Absent from the fawning 60 Minutes profile of Mayor Mitch Landrieu on May 1 was any mention of the latest scandal to rock the New Orleans Police Department (NOPD). The report mentioned some of Landrieu's challenges battling crime and blight, which easily rank as top priorities after Hurricane Katrina, but it ignored the growing scandal over unregulated paid details and their corrupting effects at NOPD. Specifically, there was no mention of the private company formed by 8th District Commander Maj. Edwin Hosli to examine New Orleans traffic camera photos. On one hand, crime and blight are torrents compared to the drip-drip-drip of the traffic-cam mess; but a steady drip, over time, can wear away stone. Unregulated paid details have been wearing away NOPD's integrity for decades.
The facts are these: In response to a lawsuit challenging the legality of citations issued via traffic cameras, the courts ruled that police officers must manually review and confirm each alleged offense. Hosli then set up a company, Anytime Solutions LLC, to provide the needed officers on paid details. By September, he had a contract with the city's traffic camera vendor; his contract was approved by the city's Department of Public Works (DPW). Hosli then hired off-duty NOPD officers to work paid details (at $35 an hour) reviewing the photos. Among the hires were NOPD Superintendent Ronal Serpas' son-in-law, officer Travis Ward, as well as one of the chief's bodyguards.
New Orleans Inspector General Ed Quatrevaux is investigating the circumstances surrounding Hosli's company and its contract, as is independent Police Monitor Susan Hutson and NOPD Deputy Chief Arlinda Westbrook, head of the department's Public Integrity Bureau. On April 29, the New Orleans chapter of the NAACP sent a letter to the U.S. Department of Justice asking the feds to investigate as well. Even before this scandal broke, Landrieu had ordered Serpas to conduct a thorough review of the paid-detail system and to recommend reforms by Friday, May 15. Two weeks ago, Landrieu further ordered that Hosli's contract be canceled and that all violations alleged via traffic camera photographs be reviewed by NOPD's Traffic Division. That should have been the policy all along.
Then — drip-drip-drip — an internal NOPD audit of the 8th District surfaced. The audit, by Capt. Frederick Morton of the NOPD Inspections Unit, found even more problems with paid details, including questionable recordkeeping and evidence of officers splitting shifts, which is against NOPD policy. Shortly thereafter, Fox 8 News reported that Hosli was not the only NOPD officer to form a private company to manage paid details. According to public records obtained by the station, Sgt. Bradley Rhodes of the NOPD 2nd District billed the city more than $250,000 since November 28, 2010, through a company called Bradley Rhodes Security Consulting, which he formed in September 2010 — a month after Hosli's company was formed. Invoices show Rhodes' company billed for work done at the city's impound lots, booting yard and Administrative Hearing Center (where appeals from parking tickets are heard), with Rhodes charging a 10 percent supervisor's fee.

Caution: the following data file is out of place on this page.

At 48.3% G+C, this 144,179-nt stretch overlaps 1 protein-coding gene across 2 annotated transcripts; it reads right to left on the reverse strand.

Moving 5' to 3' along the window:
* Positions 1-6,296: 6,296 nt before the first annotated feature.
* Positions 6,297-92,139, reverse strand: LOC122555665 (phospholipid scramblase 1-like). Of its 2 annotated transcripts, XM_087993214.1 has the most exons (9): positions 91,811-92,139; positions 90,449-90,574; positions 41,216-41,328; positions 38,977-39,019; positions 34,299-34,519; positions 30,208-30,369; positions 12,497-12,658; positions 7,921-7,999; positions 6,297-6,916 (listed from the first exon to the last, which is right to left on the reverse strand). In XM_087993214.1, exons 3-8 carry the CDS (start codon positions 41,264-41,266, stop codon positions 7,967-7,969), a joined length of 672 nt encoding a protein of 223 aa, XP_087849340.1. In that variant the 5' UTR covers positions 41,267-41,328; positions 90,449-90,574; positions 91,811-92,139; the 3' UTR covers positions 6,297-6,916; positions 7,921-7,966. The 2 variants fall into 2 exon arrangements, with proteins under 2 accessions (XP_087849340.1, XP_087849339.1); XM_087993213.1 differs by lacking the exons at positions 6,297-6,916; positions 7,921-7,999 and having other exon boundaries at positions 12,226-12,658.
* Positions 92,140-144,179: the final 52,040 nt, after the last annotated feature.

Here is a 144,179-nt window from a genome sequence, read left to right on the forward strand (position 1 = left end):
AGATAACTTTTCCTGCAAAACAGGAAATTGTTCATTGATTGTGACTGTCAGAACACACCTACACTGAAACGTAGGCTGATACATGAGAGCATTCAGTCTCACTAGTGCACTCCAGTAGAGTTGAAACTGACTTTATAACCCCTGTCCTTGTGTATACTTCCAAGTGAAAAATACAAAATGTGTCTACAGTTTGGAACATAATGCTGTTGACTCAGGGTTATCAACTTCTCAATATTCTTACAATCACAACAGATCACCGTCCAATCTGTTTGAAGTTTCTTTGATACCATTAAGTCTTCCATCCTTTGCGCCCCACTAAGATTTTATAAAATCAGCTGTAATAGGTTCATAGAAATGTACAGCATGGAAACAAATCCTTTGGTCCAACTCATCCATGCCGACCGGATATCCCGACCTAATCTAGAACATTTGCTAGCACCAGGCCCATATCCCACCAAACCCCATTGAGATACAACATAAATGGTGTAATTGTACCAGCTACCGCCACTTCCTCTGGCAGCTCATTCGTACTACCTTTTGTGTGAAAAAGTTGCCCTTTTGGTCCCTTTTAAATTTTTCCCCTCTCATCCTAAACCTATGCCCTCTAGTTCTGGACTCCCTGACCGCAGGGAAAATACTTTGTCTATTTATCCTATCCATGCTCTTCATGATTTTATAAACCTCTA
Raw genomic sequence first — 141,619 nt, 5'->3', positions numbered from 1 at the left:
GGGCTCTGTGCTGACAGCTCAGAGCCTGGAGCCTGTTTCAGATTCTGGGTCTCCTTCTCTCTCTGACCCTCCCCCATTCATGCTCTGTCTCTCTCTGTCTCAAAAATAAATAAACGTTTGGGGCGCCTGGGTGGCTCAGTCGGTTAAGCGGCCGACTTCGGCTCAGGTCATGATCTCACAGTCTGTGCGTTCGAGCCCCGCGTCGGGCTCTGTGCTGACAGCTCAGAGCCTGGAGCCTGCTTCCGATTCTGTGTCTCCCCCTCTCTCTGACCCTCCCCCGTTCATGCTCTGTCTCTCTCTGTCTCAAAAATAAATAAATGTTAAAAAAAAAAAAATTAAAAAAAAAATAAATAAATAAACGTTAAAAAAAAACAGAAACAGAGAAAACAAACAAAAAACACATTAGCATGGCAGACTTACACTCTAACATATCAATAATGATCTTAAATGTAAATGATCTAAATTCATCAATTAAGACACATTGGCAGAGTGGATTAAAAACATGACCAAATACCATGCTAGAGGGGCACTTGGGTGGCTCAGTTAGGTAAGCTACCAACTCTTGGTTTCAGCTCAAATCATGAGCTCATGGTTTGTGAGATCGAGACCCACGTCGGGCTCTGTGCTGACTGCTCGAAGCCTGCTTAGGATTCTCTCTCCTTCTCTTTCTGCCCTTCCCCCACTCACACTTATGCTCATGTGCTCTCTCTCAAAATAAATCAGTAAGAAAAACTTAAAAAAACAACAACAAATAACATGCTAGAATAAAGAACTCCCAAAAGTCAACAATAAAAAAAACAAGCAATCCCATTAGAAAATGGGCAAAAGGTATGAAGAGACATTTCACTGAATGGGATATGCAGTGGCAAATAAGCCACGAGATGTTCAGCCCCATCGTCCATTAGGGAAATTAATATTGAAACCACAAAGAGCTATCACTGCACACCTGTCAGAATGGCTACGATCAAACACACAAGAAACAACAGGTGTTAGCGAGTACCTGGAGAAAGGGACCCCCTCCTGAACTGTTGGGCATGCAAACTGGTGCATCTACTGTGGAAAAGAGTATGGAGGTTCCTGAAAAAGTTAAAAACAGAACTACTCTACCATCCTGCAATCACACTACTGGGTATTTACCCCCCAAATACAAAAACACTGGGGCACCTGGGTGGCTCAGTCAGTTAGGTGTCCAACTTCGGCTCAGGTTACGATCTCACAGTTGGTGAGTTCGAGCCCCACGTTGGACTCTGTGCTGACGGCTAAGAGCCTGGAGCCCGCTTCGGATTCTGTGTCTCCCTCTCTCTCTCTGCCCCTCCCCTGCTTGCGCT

It gets better. Shortly after news broke about Rhodes' consulting company, it was revealed that Morton — who conducted the audit of Hosli's 8th District command — had ties to an outside LLC himself.
Amid all this, Serpas sent an email to NOPD brass reminding them that NOPD rules bar officers from forming any business entity for the purpose of billing, receiving compensation, or offering services of paid details. A day later, on May 5, Landrieu announced the immediate suspension without pay of Hosli and Public Works Director Robert Mendoza until the investigation is complete. (Serpas was absent from the mayor's announcement; the mayor said the chief was attending a mandatory training session in Baton Rouge.)
Abuses of the paid detail "system" have been around for generations, but Landrieu and Serpas now own this scandal. The problem is theirs to solve. As the chief drafts his proposed reforms, we suggest he look no further than Jefferson Parish, where the Sheriff's Office manages all paid details. We further suggest that an independent auditor periodically be hired to audit detail assignments to assure fairness and integrity. Somebody at NOPD, literally, has to start policing the police — and shutting off the drip-drip-drip of petty corruption.